Nimbyism at its finest. Democracy is not about giving way to NIMBYs especially people trying to conflate civil nuclear power with bombs. The anti nuclear movement distorted teh truth so much that even Geroge Monbiot changed sides. (So did I in the 1970s after being a cofounder of Friends of the Earth network in the UK in 1971). CND actvists hijacked civil power for their own ends. Bombs and reactors are different things. CND preys on your fears. France ignored their activists and has had 40 years of cheap, clean energy. Now refurbishment is allowed (a few worn out plants… Read more »

Richard Davies
Richard Davies
4 months ago
Reply to  Philip Owen

You are wrong, nuclear power is not safe. There have been at least 99 accidents at nuclear power stations between 1952 and 2009, a number of them as bad as Chernobyl.

Plutonium used in nuclear bombs can, and is, produced in nuclear reactors that are used to generate electricity.

The fuel rods can go through re-processing , but it can take decades, centuries even, to safely clean up contamination when reactors are decommissioned. At Sellafield (formerly Windscale) they will be cleaning up well into 2100s!

https://en.m.wikipedia.org/wiki/List_of_nuclear_power_accidents_by_country

https://www.theguardian.com/news/datablog/2011/mar/14/nuclear-power-plant-accidents-list-rank

https://www.ucsusa.org/resources/brief-history-nuclear-accidents-worldwide

https://www.bbc.co.uk/news/world-13047267

This maybe awkward.
This maybe awkward.
4 months ago
Reply to  Richard Davies

Just curious What’s your opinion on fusion if it could be done?
The waste materials are safe and unable to be weaponised. So are you anti nuclear full stop or just anti fission (granted fission is the only type of nuclear power we have).
Personally i would support fusion when it is possible, i also think fission is a bad idea because of our inability to dispose of nuclear waste that has a half life greater than our ability to warn future people about the waste areas.

Richard Davies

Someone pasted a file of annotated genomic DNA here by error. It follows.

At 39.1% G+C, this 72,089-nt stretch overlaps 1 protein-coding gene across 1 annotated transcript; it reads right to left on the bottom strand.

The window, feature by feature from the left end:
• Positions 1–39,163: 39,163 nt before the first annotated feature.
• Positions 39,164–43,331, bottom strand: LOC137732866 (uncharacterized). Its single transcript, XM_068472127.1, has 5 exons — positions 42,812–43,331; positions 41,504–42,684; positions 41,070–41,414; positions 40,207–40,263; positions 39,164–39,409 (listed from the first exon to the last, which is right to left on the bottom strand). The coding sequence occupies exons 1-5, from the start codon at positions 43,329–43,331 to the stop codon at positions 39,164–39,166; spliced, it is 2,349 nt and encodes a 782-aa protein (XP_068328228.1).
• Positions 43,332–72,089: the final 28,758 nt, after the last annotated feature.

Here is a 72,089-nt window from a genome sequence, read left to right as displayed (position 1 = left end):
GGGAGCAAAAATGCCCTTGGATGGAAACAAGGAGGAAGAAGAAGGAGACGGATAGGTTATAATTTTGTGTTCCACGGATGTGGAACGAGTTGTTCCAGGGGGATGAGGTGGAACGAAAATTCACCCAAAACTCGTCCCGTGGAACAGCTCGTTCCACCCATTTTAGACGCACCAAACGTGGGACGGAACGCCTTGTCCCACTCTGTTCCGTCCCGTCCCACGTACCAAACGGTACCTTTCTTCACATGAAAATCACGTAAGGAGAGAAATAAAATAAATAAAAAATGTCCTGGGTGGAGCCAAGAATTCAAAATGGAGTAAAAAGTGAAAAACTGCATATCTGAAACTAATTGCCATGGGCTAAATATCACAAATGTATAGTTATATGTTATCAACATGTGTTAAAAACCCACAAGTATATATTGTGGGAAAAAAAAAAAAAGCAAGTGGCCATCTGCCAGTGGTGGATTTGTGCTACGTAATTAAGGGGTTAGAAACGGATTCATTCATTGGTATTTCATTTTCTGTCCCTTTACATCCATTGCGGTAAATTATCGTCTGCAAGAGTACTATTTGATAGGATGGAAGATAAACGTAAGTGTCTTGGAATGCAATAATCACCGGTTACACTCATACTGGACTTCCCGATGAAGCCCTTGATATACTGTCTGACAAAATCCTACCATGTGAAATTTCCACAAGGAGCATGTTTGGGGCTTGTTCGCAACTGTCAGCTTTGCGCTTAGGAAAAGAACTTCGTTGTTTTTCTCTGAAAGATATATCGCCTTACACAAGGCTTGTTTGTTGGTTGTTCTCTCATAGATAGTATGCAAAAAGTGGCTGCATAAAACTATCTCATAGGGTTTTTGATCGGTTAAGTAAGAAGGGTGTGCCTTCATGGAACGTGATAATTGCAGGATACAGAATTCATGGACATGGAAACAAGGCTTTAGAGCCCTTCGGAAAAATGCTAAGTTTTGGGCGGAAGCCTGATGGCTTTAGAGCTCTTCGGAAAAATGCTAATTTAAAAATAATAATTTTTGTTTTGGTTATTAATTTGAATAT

Richard Davies
4 months ago

Fusion does appear to be a safe option, I haven’t seen any evidence to suggest any of the risks that are inherent with fission.

On that basis I would say I’m anti fission.

Philip Clive Owen
Philip Clive Owen
4 months ago
Reply to  Richard Davies

28+3 firemen died at Chernobyl from exposure to very high radiation levels at the core. 15 people and there will be no more, died of thyroid cancer. Here is a link https://www.imperial.ac.uk/news/195618/we-should-have-less-fear-radiation/#:~:text=Twenty%20eight%20people%20died%20as,on%20fertility%20or%20infant%20mortality. The report you refer to is dominated by failures common in process plants like leaky pipes and cranes falling on people. Of the two fatal accidents attributal to process problems, the Idaho Falls reactor was not a civilian power plant but a US Army Research reactor, one of a kind. The other was a ruptured steam pipe. The reactor involved shut down automatically and safely as it detected… Read more »

Jim1
Jim1
4 months ago
Reply to  Philip Owen

There is another factor to consider regarding wind turbines. Some projections for the effects of climate change include an average fall in global wind speeds (“global stilling”) of up to 10%, including over the UK. That may not sound too drastic, however, a fall of 10% in speed could equate to a fall of around 20-30% of energy generated due to turbine efficiencies and kinetic energy of the airflow . That would throw the viability of any wind farm or the fabled hydrogen economy into doubt…..unless electricity prices went any further skyward. It is clear a substantial backup to wind… Read more »